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The ANC National Disciplinary Committee has resurrected the legacy of Oliver Tambo

By Udo W. Froese
A defiant former ANCYL president Julius Malema declared war on the ANC mother body's National Executive for having disciplined and suspended him.

In front of a following of 300 in his hometown Polokwane in the northern Limpopo Province, Malema pushed the envelope even further when he called for the removal of president Jacob Zuma and his executive at next year's elective conference in Mangaung (Bloemfontein), aggressively announcing, "We are determined. We will be liberated by Mangaung in 2012. The real leaders of the ANC must now stand up and defend the ANC."

In typical Malema style, he thundered, "The enemy will smile for this few minutes' victory. Ours is a victory that will last forever."

This means, with not much further to loose, he showed his hand, not only declaring that president Jacob Zuma and his executive are not the "real leaders" of the ANC, but also forcing those in support of him out into the public eye. "The gloves are off", exclaimed Malema. But, it seems that the former ANCYL leader will be out in the political wilderness before year-end. A senior ANC member explained, "No one is bigger than the ANC." The organisation is currently preparing for its centenary celebrations in January 2012.

It is known, historic fact that the late ANC president, Oliver Reginald Tambo, managed the ANC for almost thirty years under extremely difficult conditions, leading various formations - the ANC, the Tri-Partite Alliance and being the Commanderin- Chief at the same time. In addition, Tambo also had to carefully manage international relations.

Against the background of having to live in exile and operating as an underground movement, O. R. Tambo managed to build a disciplined organisation in character and in outlook. Despite the rough times and challenges from the 'group of eight', Tambo was able to hold the centre in a consistent, well defined and coherent way in its policies, riding the moral high-ground.

One has to understand ANC processes. A leader does not just become a leader at a whim, or a magic personality cult. For a leader to emerge as a president, a long, well-planned education process takes place. It is a tried and tested programme from which a leader is identified at a very young age. A leader is virtually groomed from the cradle to the grave. This historic African programme has produced leaders like Albert Luthuli, Oliver Tambo, Nelson Mandela, Chris Hani, Walter Sisulu, Duma Nokwe and many others, who put the needs of the poor majority above personal ambitions.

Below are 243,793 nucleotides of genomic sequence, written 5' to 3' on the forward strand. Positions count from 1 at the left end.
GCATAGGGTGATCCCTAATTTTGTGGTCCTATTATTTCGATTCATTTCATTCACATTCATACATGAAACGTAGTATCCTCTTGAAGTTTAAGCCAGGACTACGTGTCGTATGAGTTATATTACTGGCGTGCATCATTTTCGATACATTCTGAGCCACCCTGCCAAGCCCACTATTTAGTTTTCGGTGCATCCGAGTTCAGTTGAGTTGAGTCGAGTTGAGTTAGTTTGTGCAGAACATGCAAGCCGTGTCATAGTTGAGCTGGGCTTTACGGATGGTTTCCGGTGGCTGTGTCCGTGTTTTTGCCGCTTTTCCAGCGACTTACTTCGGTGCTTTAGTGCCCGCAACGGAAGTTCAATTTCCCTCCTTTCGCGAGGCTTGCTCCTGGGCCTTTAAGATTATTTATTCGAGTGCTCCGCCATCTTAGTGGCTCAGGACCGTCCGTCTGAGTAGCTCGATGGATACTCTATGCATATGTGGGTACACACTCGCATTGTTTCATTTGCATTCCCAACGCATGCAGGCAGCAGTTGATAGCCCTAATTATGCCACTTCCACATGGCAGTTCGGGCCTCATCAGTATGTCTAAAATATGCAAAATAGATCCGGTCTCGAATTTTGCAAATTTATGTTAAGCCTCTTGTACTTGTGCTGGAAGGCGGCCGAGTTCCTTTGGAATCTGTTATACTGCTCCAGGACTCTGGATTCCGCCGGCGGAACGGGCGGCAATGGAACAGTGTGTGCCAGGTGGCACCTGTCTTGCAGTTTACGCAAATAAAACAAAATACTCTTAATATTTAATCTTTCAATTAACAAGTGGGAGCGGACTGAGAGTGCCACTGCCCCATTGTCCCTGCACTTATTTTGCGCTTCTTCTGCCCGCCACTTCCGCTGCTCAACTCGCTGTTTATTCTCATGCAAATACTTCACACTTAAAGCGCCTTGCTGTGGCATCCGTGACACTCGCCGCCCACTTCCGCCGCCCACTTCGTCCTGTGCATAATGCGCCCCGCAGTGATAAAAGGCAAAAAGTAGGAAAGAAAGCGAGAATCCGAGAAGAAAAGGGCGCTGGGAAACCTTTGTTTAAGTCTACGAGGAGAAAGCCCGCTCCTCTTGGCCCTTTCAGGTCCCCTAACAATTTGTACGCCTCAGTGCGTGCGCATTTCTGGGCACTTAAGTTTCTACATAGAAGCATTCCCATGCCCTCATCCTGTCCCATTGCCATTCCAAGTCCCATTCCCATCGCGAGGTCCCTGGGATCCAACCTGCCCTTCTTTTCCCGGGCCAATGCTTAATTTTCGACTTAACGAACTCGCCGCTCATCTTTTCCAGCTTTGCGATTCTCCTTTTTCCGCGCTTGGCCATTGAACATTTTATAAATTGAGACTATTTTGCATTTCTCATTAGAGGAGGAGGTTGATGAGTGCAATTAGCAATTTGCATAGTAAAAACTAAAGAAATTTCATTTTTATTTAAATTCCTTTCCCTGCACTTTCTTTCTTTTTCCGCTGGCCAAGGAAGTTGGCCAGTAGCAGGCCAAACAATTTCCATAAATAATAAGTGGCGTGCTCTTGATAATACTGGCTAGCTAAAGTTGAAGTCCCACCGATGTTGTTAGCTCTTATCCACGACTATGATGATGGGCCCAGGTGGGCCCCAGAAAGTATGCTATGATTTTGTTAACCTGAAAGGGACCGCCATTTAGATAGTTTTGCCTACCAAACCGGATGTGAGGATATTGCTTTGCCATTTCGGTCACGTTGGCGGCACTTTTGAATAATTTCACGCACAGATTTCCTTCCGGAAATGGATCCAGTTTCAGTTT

They led frugal lives. Together, they have one thing in common and that is that they all subscribed to the principles of life as a precious gift. Even your enemies' lives are respected as precious gifts. History proved that Umkonto we' Sizwe is a political army, not an army of killers, believing in persuasion rather than coercion. It is the ANC of old that had worked meticulously on the judgement of the ANCYL president. It should be understood in the political context it was compiled in. Right from the preamble, the document is all encompassing, sensible and polished.

The NDC delivered its verdict in a politically sound manner. It insured thorough due processes, assuring that Malema and his executive were not unfairly judged, or prejudiced. Malema also created confusion when he stated that the real leaders would be elected in December 2012 in Mangaung, Bloemfontein.

Could he shed the light for South Africans on the current leadership of the ANC? The general public needs to understand that the leaders were elected by a properly constituted conference in Polokwane. Is he now referring to them as fake, or unconstitutionally elected? Where was he during that conference?

What does he really mean?

Could Malema pronounce the real leaders of the ANC to the voting public, as the ANC has been elected into government? Are they fraudulent leaders? Malema was charged with provoking divisions with the intention to achieving a breakdown of unity in the ruling organisation and was found guilty. He was further found guilty on the charge of behaving in such a way that it would bring the organisation (ANC) into disrepute. However, Julius Malema was acquitted on a charge of sowing racial or political intolerance.